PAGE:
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Future Immigration Policy

With a Conservative majority is Future Immigration Policy in the UK now clear? The simple answer to this is no. It is still unclear what the future…

A Conservative majority – Is future immigration policy in the UK now clear?

The simple answer to this is no. It is still unclear what the future UK immigration system will look like and the clock is ticking.

What does now seem clear is that the UK will leave the EU on 31 January 2020. The deadline for applying under the Settlement Scheme will be 30 June 2021 if the UK leaves the EU on 31 January 2020 with a deal, which now looks more likely due to the Conservative majority. If the UK leaves without a deal then the deadline will be 31 December 2020.

The new immigration system will have the effect of bringing EU migrants (who are not covered by the Settlement Scheme rules) and non EU migrants under the same arrangements from early 2021 after the EU’s free movement rules cease to apply to the UK.

The Conservative Party manifesto included a commitment to introduce an ‘Australian-style points based system’ in place of the UK’s current immigration arrangements.

Unfortunately, there is little clarity as to the precise form the new system will take or how it will operate in practice.

On 8 December 2019, the Prime Minister announced that the new work-based immigration system would be made up of 3 tiers:

  • A top tier for exceptional talent who would be able to obtain a UK visa without a job offer. Included in this category would be entrepreneurs and investors;
  • A second tier for skilled workers with a UK job offer – doctors, nurses and other healthcare professionals would be placed in a separate category, with those eligible for an NHS visa also receiving fast track entry and reduced fees; and
  • A third tier for unskilled workers. Sector specific rules would be put in place for short-term work visas in sectors with employee shortages where UK workers cannot be found.

This does not appear to be the radical overhaul of the immigration system that was anticipated.

Top Tier

It is possible to apply for a Tier 1 Exceptional Talent visa under the present system if you have been endorsed as a leader in your field by a designated competent body (for example, The Royal Society of Medicine). It is not clear how the top tier under the new immigration system will differ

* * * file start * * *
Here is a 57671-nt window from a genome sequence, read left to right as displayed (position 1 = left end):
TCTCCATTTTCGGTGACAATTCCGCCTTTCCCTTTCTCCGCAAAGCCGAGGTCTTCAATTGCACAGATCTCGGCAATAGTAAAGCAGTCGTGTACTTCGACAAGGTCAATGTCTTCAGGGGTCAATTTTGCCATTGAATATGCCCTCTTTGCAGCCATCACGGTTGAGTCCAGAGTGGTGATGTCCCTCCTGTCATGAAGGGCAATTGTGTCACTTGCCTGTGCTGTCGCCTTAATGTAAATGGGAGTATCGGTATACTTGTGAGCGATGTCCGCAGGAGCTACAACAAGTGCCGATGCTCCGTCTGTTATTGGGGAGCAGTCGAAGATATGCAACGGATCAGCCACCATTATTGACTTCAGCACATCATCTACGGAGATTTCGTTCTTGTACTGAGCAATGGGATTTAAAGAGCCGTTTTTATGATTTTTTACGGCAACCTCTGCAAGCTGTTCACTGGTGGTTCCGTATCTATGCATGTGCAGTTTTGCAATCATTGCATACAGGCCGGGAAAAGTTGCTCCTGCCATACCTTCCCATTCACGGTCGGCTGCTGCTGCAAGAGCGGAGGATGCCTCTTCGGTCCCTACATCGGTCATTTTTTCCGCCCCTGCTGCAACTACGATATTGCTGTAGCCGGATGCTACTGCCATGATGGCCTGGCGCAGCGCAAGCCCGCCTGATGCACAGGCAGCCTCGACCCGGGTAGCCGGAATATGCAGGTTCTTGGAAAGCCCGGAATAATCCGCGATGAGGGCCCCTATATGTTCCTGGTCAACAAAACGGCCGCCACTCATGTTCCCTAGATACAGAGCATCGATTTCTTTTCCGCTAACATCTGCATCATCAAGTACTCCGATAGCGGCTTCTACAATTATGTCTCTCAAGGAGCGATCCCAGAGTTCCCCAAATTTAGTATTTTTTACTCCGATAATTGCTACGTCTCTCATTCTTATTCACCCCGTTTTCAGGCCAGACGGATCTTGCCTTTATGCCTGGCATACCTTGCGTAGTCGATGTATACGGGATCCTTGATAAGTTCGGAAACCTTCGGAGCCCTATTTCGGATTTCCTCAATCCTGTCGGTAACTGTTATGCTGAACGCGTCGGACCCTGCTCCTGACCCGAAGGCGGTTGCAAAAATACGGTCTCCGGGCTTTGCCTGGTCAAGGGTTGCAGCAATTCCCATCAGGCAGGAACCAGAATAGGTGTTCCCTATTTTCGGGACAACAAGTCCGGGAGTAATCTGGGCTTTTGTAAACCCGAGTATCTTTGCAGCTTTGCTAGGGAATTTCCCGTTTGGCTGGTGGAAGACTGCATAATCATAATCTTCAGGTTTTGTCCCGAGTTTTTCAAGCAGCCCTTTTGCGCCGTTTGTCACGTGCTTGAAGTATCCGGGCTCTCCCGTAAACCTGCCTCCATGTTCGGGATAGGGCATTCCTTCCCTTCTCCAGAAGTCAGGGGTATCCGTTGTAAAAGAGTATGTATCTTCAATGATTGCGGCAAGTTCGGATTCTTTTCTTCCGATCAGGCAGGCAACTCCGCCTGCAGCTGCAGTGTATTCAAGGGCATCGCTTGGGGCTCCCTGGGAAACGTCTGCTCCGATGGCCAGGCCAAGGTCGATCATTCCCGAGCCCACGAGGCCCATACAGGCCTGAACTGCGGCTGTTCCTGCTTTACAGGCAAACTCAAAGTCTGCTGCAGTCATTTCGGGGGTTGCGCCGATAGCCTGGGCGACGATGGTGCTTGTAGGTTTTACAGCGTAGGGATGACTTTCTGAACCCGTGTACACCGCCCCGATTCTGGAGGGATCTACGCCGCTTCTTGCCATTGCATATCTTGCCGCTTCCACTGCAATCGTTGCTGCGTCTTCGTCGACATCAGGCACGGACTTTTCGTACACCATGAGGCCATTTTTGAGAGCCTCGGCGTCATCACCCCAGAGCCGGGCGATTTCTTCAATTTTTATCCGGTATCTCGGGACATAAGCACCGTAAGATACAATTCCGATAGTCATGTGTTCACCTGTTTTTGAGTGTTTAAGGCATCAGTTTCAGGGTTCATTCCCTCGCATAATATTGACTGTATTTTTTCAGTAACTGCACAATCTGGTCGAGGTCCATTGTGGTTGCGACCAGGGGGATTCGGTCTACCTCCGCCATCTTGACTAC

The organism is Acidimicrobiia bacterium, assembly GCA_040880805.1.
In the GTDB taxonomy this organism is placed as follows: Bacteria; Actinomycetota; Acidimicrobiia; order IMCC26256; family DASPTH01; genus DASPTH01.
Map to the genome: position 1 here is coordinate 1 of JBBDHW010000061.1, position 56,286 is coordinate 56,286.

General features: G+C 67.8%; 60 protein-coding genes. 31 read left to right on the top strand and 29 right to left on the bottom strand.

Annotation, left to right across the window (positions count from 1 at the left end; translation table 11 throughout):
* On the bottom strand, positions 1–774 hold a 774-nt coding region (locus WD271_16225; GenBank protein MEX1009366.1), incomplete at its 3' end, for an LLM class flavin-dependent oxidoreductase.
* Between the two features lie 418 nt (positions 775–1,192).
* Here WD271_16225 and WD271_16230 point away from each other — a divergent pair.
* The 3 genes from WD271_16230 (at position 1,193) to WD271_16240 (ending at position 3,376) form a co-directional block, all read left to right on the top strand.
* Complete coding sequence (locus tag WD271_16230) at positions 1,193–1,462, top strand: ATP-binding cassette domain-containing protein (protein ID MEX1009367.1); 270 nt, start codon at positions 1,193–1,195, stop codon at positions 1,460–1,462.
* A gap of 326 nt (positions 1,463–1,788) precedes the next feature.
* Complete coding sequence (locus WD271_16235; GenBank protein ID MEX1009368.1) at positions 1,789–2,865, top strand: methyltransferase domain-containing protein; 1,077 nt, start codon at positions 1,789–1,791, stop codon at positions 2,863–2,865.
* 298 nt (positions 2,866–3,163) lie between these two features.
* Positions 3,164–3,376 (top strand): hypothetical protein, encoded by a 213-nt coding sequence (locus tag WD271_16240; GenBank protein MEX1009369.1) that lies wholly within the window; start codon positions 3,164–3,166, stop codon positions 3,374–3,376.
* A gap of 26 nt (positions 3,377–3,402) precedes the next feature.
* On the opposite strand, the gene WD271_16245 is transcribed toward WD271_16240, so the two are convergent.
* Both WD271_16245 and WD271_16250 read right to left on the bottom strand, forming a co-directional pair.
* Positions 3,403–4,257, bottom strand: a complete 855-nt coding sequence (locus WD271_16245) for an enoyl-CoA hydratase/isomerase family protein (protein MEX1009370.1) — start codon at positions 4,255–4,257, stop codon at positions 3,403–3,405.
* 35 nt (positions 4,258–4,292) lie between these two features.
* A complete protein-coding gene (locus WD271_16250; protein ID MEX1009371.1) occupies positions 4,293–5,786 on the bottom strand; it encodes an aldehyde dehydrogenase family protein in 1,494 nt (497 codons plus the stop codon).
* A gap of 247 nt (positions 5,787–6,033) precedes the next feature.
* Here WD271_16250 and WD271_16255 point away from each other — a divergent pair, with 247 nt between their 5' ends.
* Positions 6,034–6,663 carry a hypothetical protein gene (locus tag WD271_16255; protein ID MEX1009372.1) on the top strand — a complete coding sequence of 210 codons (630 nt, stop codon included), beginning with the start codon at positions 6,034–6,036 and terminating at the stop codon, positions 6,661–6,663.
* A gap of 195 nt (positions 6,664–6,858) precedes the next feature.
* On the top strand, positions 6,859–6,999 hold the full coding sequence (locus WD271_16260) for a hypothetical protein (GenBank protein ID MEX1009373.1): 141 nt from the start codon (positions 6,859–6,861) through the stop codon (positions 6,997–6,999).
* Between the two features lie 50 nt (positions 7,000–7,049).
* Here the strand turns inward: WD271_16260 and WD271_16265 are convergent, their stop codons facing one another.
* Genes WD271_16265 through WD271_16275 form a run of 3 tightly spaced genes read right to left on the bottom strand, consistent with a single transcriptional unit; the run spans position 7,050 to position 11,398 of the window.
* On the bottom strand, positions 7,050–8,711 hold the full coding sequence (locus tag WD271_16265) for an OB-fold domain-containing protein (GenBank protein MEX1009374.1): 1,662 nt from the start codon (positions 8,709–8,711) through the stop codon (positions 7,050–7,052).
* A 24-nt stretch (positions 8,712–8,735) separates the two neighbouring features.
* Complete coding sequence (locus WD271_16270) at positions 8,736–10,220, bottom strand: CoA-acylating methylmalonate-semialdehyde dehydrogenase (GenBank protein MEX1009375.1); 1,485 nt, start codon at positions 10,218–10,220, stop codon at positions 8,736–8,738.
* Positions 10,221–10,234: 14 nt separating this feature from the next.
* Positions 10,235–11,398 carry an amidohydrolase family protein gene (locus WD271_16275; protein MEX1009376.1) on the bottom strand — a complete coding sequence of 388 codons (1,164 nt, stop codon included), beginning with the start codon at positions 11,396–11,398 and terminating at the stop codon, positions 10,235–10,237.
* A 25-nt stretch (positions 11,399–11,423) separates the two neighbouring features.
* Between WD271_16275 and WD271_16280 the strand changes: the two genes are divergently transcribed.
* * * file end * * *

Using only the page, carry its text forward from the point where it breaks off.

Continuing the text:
Second Tier

Non EU skilled workers coming to the UK with a job offer is not new thinking. Had the proposal mirrored the Australian system then this would have been a radical shift. The Australian government will grant a visa where the applicant scores sufficient points (considering age, English competency, employment experience and education) without a guaranteed job offer. However, for those who fall under the new second tier above, a clear job offer is required and this looks remarkably similar to the current Tier 2 (General) visa system whereby UK employers can employ nationals from outside the resident workforce to fill particular skilled jobs which cannot be filled by settled workers.

Third Tier

Although it is clearly important to attract high-skilled workers, low-level skills are very much in demand for industries such as hospitality, construction and the care sector. It is unclear what the ‘sector-specific rules’ will look like and how they will be applied. In particular, what eligibility criteria will be applied to select the applicants who will be granted a short-term work visa?  

What next?

We can expect more specifics when the Migratory Advisory Committee provides its report on the issue (expected early next year). However, by the time the report is published it is possible that the UK will already have left the EU. The new immigration system must be established and operating by 1 January 2021. This causes significant issues for businesses who rely on the recruitment of overseas labour - it is impossible to carry out workforce planning as it is not clear who they will be able to hire this time next year.

Businesses who rely on overseas recruitment will need to keep up to date with developments and may need to quickly implement training for HR professionals to upskill when the new immigration system is fully outlined.

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